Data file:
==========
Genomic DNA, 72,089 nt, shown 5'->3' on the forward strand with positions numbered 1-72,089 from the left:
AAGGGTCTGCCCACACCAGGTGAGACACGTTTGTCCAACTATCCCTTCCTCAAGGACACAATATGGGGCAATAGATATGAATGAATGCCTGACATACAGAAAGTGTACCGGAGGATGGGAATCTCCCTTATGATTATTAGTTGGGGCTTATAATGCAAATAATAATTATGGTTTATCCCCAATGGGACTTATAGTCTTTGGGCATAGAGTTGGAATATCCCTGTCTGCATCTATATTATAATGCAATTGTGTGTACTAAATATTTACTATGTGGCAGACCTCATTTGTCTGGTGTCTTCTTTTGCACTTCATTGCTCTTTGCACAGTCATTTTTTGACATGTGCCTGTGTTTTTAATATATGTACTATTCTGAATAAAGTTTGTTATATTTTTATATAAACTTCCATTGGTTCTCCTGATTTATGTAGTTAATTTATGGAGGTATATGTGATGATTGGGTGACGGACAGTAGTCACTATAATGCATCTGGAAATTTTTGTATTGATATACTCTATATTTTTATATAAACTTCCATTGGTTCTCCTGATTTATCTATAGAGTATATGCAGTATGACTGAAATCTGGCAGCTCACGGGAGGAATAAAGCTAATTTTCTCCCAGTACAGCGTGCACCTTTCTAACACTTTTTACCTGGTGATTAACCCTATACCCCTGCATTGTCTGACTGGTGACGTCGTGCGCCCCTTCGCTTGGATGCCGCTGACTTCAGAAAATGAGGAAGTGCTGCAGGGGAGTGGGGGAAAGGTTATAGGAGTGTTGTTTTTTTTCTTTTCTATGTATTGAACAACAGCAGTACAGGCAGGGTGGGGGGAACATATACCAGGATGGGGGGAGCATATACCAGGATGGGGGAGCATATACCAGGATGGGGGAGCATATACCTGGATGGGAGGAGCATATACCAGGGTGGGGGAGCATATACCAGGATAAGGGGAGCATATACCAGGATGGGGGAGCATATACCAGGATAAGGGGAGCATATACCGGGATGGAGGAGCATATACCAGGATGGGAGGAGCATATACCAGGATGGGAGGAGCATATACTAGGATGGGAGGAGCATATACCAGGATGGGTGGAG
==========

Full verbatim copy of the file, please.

Genomic DNA, 72,089 nt, shown 5'->3' on the forward strand with positions numbered 1-72,089 from the left:
AAGGGTCTGCCCACACCAGGTGAGACACGTTTGTCCAACTATCCCTTCCTCAAGGACACAATATGGGGCAATAGATATGAATGAATGCCTGACATACAGAAAGTGTACCGGAGGATGGGAATCTCCCTTATGATTATTAGTTGGGGCTTATAATGCAAATAATAATTATGGTTTATCCCCAATGGGACTTATAGTCTTTGGGCATAGAGTTGGAATATCCCTGTCTGCATCTATATTATAATGCAATTGTGTGTACTAAATATTTACTATGTGGCAGACCTCATTTGTCTGGTGTCTTCTTTTGCACTTCATTGCTCTTTGCACAGTCATTTTTTGACATGTGCCTGTGTTTTTAATATATGTACTATTCTGAATAAAGTTTGTTATATTTTTATATAAACTTCCATTGGTTCTCCTGATTTATGTAGTTAATTTATGGAGGTATATGTGATGATTGGGTGACGGACAGTAGTCACTATAATGCATCTGGAAATTTTTGTATTGATATACTCTATATTTTTATATAAACTTCCATTGGTTCTCCTGATTTATCTATAGAGTATATGCAGTATGACTGAAATCTGGCAGCTCACGGGAGGAATAAAGCTAATTTTCTCCCAGTACAGCGTGCACCTTTCTAACACTTTTTACCTGGTGATTAACCCTATACCCCTGCATTGTCTGACTGGTGACGTCGTGCGCCCCTTCGCTTGGATGCCGCTGACTTCAGAAAATGAGGAAGTGCTGCAGGGGAGTGGGGGAAAGGTTATAGGAGTGTTGTTTTTTTTCTTTTCTATGTATTGAACAACAGCAGTACAGGCAGGGTGGGGGGAACATATACCAGGATGGGGGGAGCATATACCAGGATGGGGGAGCATATACCAGGATGGGGGAGCATATACCTGGATGGGAGGAGCATATACCAGGGTGGGGGAGCATATACCAGGATAAGGGGAGCATATACCAGGATGGGGGAGCATATACCAGGATAAGGGGAGCATATACCGGGATGGAGGAGCATATACCAGGATGGGAGGAGCATATACCAGGATGGGAGGAGCATATACTAGGATGGGAGGAGCATATACCAGGATGGGTGGAG